Last Sunday, I dug a bit into Baseball Prospectus' new pitching metrics, in another effort to crack the enigmatic Nathan Eovaldi and Michael Pineda. It turned out that concepts such as pitch tunnels, command, and control did help explain some, but not all, of the frustration that Pineda and Eovaldi have caused the Yankees the past couple years.
Today, I wanted to look at the Yankees' staff through a lens introduced by BP, called "Two ways to tunnel.” Again, I encourage you to read through all of BP's new stuff, as it as interesting as it is potentially enlightening. Put most simply, pitch tunneling refers to the ability of a pitcher to deceive the hitter by keeping all of his pitches in a narrow “tunnel.” If all the pitches he throws are from the same release point, and all travel on a similar trajectory up to the tunnel point at which the batter must decide to swing, then the pitcher can keep the hitter in the dark about what's coming.
The aforementioned two ways to tunnel are straightforward: one can go the Greg Maddux route, or the Barry Zito route. This is a simplification of a complex subject, but it's sensible. Maddux might be the father of pitch tunnels. In a piece on Maddux, the Washington Post's Thomas Boswell wrote "(Maddux) honed the same release point, the same look, to all his pitches, so there was less way to know its speed—like fastball 92 mph, slider 84, change-up 76." To Maddux, it didn't matter if his stuff wasn't eye-popping, if he could just make all his pitches look the same as they approached the hitter.
The Zito-approach is the opposite. Zito did not make an effort to confuse hitters: he changed release points and arm angles on different pitches, and opposing batters surely had a decent idea what was coming. Zito's strategy clearly was to get ahead in the count with fastballs, and bury the hitter with wicked breaking balls. It didn't matter that all his pitches looked different immediately out of his hand because they moved so darn much.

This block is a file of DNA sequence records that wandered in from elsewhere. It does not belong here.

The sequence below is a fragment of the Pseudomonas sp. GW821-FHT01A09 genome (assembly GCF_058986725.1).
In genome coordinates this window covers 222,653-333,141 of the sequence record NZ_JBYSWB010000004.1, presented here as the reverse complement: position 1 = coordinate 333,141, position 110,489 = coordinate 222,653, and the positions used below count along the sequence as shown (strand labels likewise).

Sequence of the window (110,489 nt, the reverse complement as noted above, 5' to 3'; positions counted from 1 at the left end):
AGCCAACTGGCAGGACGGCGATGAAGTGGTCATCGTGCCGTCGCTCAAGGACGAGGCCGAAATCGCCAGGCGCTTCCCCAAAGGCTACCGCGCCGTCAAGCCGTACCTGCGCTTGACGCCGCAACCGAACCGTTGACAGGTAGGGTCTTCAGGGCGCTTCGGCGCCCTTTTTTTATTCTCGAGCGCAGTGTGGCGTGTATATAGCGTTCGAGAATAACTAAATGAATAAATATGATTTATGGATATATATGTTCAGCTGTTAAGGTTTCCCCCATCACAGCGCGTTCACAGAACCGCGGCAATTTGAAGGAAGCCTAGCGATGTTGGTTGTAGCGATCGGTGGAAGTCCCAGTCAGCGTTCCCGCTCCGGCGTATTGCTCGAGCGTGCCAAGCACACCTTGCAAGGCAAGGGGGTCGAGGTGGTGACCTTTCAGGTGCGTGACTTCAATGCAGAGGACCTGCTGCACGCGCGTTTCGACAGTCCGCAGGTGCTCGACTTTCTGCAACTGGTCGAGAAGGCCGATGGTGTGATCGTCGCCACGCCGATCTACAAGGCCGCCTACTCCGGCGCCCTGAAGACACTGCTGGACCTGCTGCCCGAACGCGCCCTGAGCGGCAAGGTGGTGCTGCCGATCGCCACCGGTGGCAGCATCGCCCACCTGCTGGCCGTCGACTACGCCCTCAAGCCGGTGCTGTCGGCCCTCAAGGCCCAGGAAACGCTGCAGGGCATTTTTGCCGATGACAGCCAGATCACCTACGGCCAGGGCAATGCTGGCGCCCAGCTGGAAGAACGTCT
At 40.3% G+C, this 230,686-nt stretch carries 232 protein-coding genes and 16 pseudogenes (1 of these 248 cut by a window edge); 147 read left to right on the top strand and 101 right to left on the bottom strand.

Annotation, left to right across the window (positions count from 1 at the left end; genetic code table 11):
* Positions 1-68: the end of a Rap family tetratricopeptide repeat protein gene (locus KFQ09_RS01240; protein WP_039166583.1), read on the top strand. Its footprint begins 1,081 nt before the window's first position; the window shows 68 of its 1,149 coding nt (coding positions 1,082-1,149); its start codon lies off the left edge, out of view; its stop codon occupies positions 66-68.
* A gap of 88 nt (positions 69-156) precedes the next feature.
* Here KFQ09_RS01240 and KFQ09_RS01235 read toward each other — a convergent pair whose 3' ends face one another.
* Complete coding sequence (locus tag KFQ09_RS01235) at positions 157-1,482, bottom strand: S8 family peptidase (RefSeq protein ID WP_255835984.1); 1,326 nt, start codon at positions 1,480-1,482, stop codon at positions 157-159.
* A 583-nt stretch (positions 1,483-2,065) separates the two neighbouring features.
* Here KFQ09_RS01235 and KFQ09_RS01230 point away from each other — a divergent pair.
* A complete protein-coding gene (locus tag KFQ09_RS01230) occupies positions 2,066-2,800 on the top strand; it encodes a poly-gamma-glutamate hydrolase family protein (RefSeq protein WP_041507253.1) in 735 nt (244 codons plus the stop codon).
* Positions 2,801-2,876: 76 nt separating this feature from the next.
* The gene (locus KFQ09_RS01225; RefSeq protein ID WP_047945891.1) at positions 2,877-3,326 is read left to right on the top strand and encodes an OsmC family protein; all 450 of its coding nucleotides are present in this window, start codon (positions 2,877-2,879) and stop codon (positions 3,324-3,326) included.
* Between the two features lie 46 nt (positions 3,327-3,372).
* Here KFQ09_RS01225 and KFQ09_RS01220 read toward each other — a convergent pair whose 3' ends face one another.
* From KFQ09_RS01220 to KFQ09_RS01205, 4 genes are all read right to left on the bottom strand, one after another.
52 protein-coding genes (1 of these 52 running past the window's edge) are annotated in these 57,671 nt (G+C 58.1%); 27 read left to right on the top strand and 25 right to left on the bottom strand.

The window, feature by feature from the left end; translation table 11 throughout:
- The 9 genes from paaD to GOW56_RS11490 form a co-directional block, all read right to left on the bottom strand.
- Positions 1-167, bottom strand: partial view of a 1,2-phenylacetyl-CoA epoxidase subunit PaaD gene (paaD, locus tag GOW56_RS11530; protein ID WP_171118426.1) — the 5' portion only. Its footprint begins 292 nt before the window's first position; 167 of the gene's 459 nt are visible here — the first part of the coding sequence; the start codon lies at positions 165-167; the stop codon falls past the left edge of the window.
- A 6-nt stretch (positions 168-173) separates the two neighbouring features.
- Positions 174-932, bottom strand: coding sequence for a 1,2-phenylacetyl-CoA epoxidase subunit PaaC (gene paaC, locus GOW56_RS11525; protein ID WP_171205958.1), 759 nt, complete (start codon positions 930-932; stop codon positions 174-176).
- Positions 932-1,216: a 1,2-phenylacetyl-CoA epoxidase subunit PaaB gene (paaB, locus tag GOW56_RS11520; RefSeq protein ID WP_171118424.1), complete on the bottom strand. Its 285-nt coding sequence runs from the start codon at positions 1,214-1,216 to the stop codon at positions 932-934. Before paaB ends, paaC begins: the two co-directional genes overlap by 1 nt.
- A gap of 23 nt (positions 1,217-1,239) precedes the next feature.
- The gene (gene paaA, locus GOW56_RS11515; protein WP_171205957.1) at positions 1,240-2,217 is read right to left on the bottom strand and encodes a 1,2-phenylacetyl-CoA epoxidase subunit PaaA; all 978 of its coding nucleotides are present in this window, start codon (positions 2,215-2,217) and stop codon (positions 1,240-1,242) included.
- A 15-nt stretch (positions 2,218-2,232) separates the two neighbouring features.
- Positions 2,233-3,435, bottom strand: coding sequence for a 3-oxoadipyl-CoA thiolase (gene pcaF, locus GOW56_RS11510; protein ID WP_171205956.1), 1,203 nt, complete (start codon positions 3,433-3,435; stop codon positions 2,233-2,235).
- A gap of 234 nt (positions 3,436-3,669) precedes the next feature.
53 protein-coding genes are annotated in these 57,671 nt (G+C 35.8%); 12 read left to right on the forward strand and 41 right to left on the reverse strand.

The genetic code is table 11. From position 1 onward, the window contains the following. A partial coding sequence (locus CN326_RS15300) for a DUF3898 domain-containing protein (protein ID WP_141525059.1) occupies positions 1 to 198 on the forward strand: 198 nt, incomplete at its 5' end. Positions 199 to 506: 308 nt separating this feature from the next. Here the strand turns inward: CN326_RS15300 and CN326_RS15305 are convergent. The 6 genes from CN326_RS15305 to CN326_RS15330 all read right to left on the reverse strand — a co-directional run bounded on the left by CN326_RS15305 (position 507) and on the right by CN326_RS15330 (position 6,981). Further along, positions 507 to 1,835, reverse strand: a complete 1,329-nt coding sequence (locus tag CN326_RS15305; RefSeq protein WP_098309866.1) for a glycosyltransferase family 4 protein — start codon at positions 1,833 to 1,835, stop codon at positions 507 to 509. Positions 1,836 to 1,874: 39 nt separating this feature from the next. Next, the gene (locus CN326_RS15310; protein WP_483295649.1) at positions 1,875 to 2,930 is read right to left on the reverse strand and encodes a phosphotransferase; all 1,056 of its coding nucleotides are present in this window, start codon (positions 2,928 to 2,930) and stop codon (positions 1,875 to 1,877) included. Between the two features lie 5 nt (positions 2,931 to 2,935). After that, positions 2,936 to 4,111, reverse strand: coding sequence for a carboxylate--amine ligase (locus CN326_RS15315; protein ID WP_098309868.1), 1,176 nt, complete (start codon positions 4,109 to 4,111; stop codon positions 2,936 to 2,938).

So, into what bucket do the Yankees pitchers fall? Are their hurlers best suited to overwhelm, like Zito, or deceive, like Maddux? Let's take a look:
The most Maddux-esque starter the Yankees have is almost certainly Masahiro Tanaka. That isn't to say Tanaka doesn't have good stuff, but the way he utilizes his wide array of pitches puts him in line with Maddux. Despite throwing several different pitches, Tanaka's tunnel differential of 9.5 inches was among the lowest in the league (for a refresher on what terms like "tunnel differential" mean, refer to either BP's primer or my last piece). Tanaka's pitches also displayed less than average late break, and did not have a large spread in speed. They did, however, come from a refined release point, as Tanaka's release differential of 2.06 inches was well below league average.
Tanaka also rated quite well with a 1.2% CSAA (called strikes above average), BP's proxy for command, which measures how many called strikes a pitcher generates above expectation. Tanaka basically has the Maddux plan down pat. His pitches don't move wildly or particularly quickly, but they all look very similar out of his hand, and he has the command to use them most effectively.